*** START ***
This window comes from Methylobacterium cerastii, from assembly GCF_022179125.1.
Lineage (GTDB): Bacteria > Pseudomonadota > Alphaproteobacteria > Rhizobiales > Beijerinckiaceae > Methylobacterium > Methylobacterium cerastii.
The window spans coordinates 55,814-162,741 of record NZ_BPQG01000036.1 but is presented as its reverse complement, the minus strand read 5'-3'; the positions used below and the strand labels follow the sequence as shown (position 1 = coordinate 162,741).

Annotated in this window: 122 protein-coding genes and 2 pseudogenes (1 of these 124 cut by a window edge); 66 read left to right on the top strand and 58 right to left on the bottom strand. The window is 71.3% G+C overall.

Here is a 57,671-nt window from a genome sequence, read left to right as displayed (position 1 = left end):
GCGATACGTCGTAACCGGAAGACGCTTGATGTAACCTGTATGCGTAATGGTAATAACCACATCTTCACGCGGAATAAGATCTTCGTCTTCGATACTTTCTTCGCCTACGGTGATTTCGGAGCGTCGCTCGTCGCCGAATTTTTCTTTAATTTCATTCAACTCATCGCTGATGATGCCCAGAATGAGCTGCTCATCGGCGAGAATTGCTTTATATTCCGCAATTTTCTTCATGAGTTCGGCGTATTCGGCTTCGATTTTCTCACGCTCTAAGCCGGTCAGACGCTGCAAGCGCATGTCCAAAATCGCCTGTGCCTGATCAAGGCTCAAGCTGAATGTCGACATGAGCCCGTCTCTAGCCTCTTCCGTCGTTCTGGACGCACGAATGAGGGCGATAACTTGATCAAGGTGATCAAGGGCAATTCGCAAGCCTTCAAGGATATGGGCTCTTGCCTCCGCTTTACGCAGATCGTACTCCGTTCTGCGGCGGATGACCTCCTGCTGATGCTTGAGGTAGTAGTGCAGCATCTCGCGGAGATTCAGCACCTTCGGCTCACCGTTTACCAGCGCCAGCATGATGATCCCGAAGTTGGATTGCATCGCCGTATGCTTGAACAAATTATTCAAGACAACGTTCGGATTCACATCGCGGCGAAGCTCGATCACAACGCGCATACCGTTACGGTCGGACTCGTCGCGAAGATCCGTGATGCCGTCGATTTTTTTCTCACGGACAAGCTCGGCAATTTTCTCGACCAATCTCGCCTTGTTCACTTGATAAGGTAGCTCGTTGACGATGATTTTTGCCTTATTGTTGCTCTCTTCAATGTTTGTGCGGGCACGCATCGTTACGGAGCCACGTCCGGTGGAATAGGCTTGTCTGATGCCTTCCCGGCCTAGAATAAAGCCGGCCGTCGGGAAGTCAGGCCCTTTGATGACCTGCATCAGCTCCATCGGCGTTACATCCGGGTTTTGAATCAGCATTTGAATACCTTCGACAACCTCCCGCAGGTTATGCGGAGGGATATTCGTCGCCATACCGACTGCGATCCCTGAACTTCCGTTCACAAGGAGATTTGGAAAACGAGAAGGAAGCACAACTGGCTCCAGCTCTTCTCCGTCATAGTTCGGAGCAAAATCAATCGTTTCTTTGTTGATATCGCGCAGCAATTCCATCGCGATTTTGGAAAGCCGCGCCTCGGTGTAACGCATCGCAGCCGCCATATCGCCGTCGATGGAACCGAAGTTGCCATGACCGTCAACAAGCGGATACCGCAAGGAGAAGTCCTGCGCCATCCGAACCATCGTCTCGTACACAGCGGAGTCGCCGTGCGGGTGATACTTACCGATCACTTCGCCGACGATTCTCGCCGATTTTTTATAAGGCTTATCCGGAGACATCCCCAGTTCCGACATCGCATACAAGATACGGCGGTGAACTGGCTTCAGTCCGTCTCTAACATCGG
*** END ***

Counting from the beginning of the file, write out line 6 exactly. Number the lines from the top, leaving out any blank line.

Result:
GCGATACGTCGTAACCGGAAGACGCTTGATGTAACCTGTATGCGTAATGGTAATAACCACATCTTCACGCGGAATAAGATCTTCGTCTTCGATACTTTCTTCGCCTACGGTGATTTCGGAGCGTCGCTCGTCGCCGAATTTTTCTTTAATTTCATTCAACTCATCGCTGATGATGCCCAGAATGAGCTGCTCATCGGCGAGAATTGCTTTATATTCCGCAATTTTCTTCATGAGTTCGGCGTATTCGGCTTCGATTTTCTCACGCTCTAAGCCGGTCAGACGCTGCAAGCGCATGTCCAAAATCGCCTGTGCCTGATCAAGGCTCAAGCTGAATGTCGACATGAGCCCGTCTCTAGCCTCTTCCGTCGTTCTGGACGCACGAATGAGGGCGATAACTTGATCAAGGTGATCAAGGGCAATTCGCAAGCCTTCAAGGATATGGGCTCTTGCCTCCGCTTTACGCAGATCGTACTCCGTTCTGCGGCGGATGACCTCCTGCTGATGCTTGAGGTAGTAGTGCAGCATCTCGCGGAGATTCAGCACCTTCGGCTCACCGTTTACCAGCGCCAGCATGATGATCCCGAAGTTGGATTGCATCGCCGTATGCTTGAACAAATTATTCAAGACAACGTTCGGATTCACATCGCGGCGAAGCTCGATCACAACGCGCATACCGTTACGGTCGGACTCGTCGCGAAGATCCGTGATGCCGTCGATTTTTTTCTCACGGACAAGCTCGGCAATTTTCTCGACCAATCTCGCCTTGTTCACTTGATAAGGTAGCTCGTTGACGATGATTTTTGCCTTATTGTTGCTCTCTTCAATGTTTGTGCGGGCACGCATCGTTACGGAGCCACGTCCGGTGGAATAGGCTTGTCTGATGCCTTCCCGGCCTAGAATAAAGCCGGCCGTCGGGAAGTCAGGCCCTTTGATGACCTGCATCAGCTCCATCGGCGTTACATCCGGGTTTTGAATCAGCATTTGAATACCTTCGACAACCTCCCGCAGGTTATGCGGAGGGATATTCGTCGCCATACCGACTGCGATCCCTGAACTTCCGTTCACAAGGAGATTTGGAAAACGAGAAGGAAGCACAACTGGCTCCAGCTCTTCTCCGTCATAGTTCGGAGCAAAATCAATCGTTTCTTTGTTGATATCGCGCAGCAATTCCATCGCGATTTTGGAAAGCCGCGCCTCGGTGTAACGCATCGCAGCCGCCATATCGCCGTCGATGGAACCGAAGTTGCCATGACCGTCAACAAGCGGATACCGCAAGGAGAAGTCCTGCGCCATCCGAACCATCGTCTCGTACACAGCGGAGTCGCCGTGCGGGTGATACTTACCGATCACTTCGCCGACGATTCTCGCCGATTTTTTATAAGGCTTATCCGGAGACATCCCCAGTTCCGACATCGCATACAAGATACGGCGGTGAACTGGCTTCAGTCCGTCTCTAACATCGG